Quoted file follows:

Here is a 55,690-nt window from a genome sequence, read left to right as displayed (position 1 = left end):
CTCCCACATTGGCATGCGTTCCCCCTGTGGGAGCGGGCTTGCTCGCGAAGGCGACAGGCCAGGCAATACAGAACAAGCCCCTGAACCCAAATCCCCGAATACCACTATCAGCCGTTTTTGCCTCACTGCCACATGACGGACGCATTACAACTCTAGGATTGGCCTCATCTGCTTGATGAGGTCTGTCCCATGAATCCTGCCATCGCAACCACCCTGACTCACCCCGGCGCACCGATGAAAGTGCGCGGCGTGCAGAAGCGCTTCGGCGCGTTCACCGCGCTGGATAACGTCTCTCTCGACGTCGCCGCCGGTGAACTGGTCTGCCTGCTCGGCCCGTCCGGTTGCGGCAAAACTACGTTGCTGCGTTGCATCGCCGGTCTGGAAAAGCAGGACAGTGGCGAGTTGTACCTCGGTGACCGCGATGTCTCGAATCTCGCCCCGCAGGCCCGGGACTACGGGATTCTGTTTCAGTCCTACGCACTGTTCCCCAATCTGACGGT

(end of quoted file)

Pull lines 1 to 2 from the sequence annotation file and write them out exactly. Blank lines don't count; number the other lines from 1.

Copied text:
Here is a 55,690-nt window from a genome sequence, read left to right as displayed (position 1 = left end):
CTCCCACATTGGCATGCGTTCCCCCTGTGGGAGCGGGCTTGCTCGCGAAGGCGACAGGCCAGGCAATACAGAACAAGCCCCTGAACCCAAATCCCCGAATACCACTATCAGCCGTTTTTGCCTCACTGCCACATGACGGACGCATTACAACTCTAGGATTGGCCTCATCTGCTTGATGAGGTCTGTCCCATGAATCCTGCCATCGCAACCACCCTGACTCACCCCGGCGCACCGATGAAAGTGCGCGGCGTGCAGAAGCGCTTCGGCGCGTTCACCGCGCTGGATAACGTCTCTCTCGACGTCGCCGCCGGTGAACTGGTCTGCCTGCTCGGCCCGTCCGGTTGCGGCAAAACTACGTTGCTGCGTTGCATCGCCGGTCTGGAAAAGCAGGACAGTGGCGAGTTGTACCTCGGTGACCGCGATGTCTCGAATCTCGCCCCGCAGGCCCGGGACTACGGGATTCTGTTTCAGTCCTACGCACTGTTCCCCAATCTGACGGT